Henry Blodget’s Business Insider is a guilty pleasure. From the tabloid headlines to the flashpoint content, carefully contrived to generate criticism and heated debate, Blodget gives you plenty of sizzle even when he forgets to put a steak on the grill.
Occasionally, though, he’ll provide some food for thought alongside the crowd-seeking sensationalism. In one of his latest pieces — portentously titled, “The Odds Are Increasing That Microsoft’s Business Will Collapse” — Blodget injects enough plausibility into his argument to evoke the image of an erstwhile software giant staggering incontinently toward an open grave.
To summarize, Blodget contends that Microsoft draws the vast majority of its profits from its Windows and Office franchises. He provides colorful charts to illustrate the point, which is indisputable. He then posits Microsoft’s predicament: the Internet, the rise of mobility (in which it has been abject), the ascent of cloud computing, and the determined competitive incursions of Apple and Google have put Microsoft’s cash cows in mortal peril.
As Blodget phrases it:
The desktop PC isn’t the center of anyone’s universe anymore. The Internet is. And the Internet doesn’t require Windows.
As for Office, he points to the rise of Google Apps, which Blodget perceives as a “classic disruptive technology” that is “cheaper, easier, and more convenient to use than Microsoft Office.”
At the end of the piece, Blodget presents three scenarios for Microsoft:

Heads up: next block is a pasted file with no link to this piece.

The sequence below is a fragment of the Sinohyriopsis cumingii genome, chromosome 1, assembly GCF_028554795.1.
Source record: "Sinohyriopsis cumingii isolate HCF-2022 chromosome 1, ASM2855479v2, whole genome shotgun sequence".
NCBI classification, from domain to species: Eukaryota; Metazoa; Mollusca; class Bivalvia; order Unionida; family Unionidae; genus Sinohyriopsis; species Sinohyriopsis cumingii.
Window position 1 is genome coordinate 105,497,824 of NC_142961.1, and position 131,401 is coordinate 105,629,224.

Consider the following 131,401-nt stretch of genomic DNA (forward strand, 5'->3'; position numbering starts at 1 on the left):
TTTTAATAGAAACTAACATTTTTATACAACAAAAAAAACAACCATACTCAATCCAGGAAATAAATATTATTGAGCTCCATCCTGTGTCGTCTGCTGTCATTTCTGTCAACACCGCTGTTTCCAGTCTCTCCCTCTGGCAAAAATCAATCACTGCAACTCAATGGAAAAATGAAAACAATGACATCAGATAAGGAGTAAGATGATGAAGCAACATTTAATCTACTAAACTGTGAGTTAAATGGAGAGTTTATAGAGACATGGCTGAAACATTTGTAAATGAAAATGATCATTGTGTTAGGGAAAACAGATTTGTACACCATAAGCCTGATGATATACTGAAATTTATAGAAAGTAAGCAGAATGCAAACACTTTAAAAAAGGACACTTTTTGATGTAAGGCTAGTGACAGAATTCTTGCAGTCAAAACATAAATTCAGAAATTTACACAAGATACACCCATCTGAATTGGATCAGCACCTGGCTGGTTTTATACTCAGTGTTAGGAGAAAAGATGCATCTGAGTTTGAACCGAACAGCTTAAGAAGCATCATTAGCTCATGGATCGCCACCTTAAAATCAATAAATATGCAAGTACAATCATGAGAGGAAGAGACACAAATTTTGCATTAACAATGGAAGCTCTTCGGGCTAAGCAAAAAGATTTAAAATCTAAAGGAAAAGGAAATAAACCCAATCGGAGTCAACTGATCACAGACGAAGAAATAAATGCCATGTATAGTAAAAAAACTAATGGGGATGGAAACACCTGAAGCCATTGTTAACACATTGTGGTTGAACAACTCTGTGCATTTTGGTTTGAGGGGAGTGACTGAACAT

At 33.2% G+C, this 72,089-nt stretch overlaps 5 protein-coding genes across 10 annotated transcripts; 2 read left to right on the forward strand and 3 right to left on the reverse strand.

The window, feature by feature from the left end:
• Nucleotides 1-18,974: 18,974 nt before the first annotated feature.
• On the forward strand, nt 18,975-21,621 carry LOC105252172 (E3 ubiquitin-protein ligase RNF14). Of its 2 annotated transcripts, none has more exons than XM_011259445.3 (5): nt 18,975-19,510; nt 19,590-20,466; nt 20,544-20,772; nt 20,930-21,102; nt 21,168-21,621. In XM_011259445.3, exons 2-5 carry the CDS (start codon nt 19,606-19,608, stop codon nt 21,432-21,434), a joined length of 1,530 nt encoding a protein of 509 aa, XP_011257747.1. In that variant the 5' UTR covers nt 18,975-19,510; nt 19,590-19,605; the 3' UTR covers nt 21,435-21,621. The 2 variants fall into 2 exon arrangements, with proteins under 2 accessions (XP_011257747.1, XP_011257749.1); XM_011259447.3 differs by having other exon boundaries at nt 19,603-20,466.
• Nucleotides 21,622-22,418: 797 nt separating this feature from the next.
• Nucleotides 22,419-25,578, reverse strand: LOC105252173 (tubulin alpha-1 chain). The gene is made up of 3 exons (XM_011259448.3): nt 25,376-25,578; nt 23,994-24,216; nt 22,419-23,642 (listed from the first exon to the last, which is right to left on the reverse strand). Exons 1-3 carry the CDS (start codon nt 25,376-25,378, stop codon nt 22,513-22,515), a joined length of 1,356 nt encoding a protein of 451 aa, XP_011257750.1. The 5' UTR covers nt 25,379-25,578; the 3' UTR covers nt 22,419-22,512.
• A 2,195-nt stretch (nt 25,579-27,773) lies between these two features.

Right now, the investors are concluding that Microsoft will gradually become the equivalent of a technology utility–a boring but necessary provider of the software that runs the world’s business community. A smaller, more optimistic crowd is still arguing that, one day, Microsoft will be able to turn its fortunes around, and fight its way back into an industry leadership position.
What almost no one is talking about is a third possibility, one that becomes more likely by the day: The possibility that, a couple of years down the road, Microsoft’s business may just completely collapse.
Given enough time, anything is possible. Still, is there a strong likelihood that Microsoft’s business will “completely collapse” in two years? I doubt it. The primary reason for such doubt is that customers aren’t moving to the cloud fast enough to bring about Microsoft’s immediate demise.
Startup companies, free of established processes and prior IT investments, increasingly are adopting cloud models that tend to leave Microsoft out of the action (or with only a small piece of it). Even so, Microsoft has a Windows installed base of SME and enterprise customers that will think at least twice before abandoning the devil they know. That’s human nature, especially during a period of great and persistent economic uncertainty.
The situation is similar, though perhaps more tenuous, for Office. Google will win defections, starting in vertical markets where Microsoft’s Office pricing is most onerous and its high-end features less necessary. There’s no question that Microsoft will see erosion in its licensed and shrink-wrapped Office business, but that erosion is not likely to become a catastrophic landslide within two years.
Are Microsoft’s best days behind it? Yes, I think so. The company is extremely unlikely to reach anything approaching market leadership in mobile platforms and smartphones, its former hold on PC and mobile-device OEMs has slackened, and it’s at a perennial loss in areas such as web search and in most consumer markets. It needs to invest more in its SME and enterprise offerings, including its business-oriented cloud services, and less in consumerist boondoggles.
But the collapse of Microsoft in two years? All things considered, I’d bet against that outcome. I tend to think Blodget would, too. Then again, he’s drawn traffic with his provocatively headlined post, so he probably won’t mind the hedging strategy.